Circuit and working for Unique LED Lantern
The circuit diagram of the unique LED lantern is shown in Fig. 1. It has only a few inexpensive and discrete components. Front-end of the circuit is a pre-regulator, wired around popular 3-pin fixed-voltage regulator 7806 (IC1) for converting 9V DC – 18V DC supply to a stable 6V DC output. Here, the battery charger is realised without using a dedicated SMD chip, such as TP4056. Instead, two small signal transistors S8550 and S8050 (T1 and T2) and one precision adjustable shunt regulator chip TL431 (IC2) are used.
The 6V relay (RL1) functions as an automatic light switch. When no external DC supply is available at connector CON1, RL1 is de-energised and its common pole is connected to NC contact. When switch S1 is closed, LED3 gets 3.7V supply from back-up battery BATT.1 through a resistor (R8), which sets the current within safe limits. Close S1 to turn on LED3.
When external DC supply is available at CON1, RL1 is energised and its pole is connected to NO terminal. During this time, LED3 will be off, irrespective of S1’s position. Charging voltage is available across BATT.1.
BATT.1 is a single-cell (1S) lithium-ion type with 3.7V nominal voltage and 4.2V maximum voltage. Any compact cellphone battery can be used here, which has integrated protection features. For example, you can use Nokia BL-5C (3.7V/1020mAh), BL-5J (3.7V/1320mAh) or 18650-type lithium-ion battery with an inbuilt protection board.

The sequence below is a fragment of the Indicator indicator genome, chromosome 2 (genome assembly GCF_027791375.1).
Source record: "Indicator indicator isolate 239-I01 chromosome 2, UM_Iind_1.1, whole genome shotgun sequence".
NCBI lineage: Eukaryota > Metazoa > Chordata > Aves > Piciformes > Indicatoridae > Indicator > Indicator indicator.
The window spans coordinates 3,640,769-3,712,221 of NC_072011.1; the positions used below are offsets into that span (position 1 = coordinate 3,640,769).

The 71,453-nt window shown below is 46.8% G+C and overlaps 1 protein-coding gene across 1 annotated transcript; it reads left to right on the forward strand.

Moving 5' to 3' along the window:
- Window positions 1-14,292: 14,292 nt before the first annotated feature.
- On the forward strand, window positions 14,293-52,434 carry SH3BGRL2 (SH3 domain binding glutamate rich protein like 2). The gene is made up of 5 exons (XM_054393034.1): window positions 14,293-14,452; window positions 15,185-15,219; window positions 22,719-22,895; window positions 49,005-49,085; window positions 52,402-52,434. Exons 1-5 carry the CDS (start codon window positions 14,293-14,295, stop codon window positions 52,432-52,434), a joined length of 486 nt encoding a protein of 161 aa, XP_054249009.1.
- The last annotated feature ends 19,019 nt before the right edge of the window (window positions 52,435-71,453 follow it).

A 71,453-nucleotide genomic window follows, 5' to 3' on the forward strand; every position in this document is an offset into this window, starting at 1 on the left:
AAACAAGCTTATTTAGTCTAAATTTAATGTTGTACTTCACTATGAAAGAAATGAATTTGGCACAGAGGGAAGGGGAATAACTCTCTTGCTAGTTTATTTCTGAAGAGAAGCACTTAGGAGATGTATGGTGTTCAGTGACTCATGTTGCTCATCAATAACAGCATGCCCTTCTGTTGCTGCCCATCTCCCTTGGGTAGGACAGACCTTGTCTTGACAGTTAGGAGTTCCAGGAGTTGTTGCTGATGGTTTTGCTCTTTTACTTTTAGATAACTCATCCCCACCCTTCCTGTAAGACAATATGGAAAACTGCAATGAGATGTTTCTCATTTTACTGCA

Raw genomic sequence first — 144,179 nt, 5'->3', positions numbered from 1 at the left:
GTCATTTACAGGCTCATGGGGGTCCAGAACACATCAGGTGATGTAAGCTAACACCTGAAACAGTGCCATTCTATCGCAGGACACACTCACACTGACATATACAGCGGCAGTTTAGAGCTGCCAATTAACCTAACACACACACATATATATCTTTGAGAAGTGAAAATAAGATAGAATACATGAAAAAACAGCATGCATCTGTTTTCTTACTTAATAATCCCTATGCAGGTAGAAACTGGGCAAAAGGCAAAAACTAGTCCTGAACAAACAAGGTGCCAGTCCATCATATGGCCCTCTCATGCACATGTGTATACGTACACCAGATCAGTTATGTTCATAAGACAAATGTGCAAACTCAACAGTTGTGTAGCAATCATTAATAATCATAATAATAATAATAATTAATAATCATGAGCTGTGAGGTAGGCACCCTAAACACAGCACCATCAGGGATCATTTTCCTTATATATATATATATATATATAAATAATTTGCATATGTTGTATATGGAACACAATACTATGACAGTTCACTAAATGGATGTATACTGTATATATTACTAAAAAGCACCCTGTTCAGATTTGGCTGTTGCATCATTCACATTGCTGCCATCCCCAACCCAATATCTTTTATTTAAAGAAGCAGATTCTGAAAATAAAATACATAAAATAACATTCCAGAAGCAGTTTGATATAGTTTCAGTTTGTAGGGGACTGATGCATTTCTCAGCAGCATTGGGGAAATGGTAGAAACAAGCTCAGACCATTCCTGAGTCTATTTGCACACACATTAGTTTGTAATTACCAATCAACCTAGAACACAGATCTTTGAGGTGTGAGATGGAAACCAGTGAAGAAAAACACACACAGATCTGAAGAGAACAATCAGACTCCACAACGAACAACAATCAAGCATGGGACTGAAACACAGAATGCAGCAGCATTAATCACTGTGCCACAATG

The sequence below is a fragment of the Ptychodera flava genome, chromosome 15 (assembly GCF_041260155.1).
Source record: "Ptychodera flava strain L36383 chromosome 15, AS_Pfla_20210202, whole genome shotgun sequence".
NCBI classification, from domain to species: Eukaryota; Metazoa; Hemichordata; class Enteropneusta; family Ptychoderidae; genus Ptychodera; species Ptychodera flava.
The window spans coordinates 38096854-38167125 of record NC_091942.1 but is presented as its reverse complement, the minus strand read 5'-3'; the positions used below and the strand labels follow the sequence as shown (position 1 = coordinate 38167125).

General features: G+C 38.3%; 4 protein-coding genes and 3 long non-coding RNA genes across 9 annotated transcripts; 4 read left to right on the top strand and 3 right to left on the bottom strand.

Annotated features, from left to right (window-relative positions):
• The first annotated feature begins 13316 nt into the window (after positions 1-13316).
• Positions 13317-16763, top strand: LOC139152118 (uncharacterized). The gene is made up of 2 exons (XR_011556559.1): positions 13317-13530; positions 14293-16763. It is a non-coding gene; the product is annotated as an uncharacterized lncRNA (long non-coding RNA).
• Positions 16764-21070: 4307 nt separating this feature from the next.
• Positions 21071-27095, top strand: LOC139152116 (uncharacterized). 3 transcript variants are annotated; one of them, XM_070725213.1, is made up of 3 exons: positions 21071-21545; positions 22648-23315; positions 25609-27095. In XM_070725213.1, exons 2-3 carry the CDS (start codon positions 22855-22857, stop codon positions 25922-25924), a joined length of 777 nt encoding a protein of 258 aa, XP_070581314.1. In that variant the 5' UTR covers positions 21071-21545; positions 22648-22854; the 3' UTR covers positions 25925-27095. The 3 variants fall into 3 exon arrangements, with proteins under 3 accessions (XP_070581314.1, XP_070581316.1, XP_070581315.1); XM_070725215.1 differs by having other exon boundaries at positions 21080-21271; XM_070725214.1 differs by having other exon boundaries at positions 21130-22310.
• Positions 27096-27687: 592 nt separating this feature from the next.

The circuit safely charges the battery up to 4.20V through T2 and IC2, together with charge current-limiter resistors R1 and R2. LED1 lights up when charging current is >120mA, while LED2 glows to indicate charger/battery status. Usually, LED2 lights up if battery level is >3.3V, but it may remain in dim condition if LED1 is in on state. However, sometimes both these indicators do not work due to uncertain electrical characteristics and tolerances of components. Note, rest assured, charger circuitry will work in the background.
Construction and testing
An actual-size PCB layout for the unique LED lantern is shown in Fig. 3 and its components layout in Fig. 4. After assembling the circuit on the PCB, connect external DC supply across CON1.
Download PCB and component layout PDFs: click here
For the enclosure, use a small acrylic homemade box, or a 3D-printed one. Once the board is populated and tested, put the circuit (with battery) in the enclosure. The author used a translucent biscuit tin as an enclosure (Fig. 5).
T.K. Hareendran is founder and promoter of TechNode Protolabz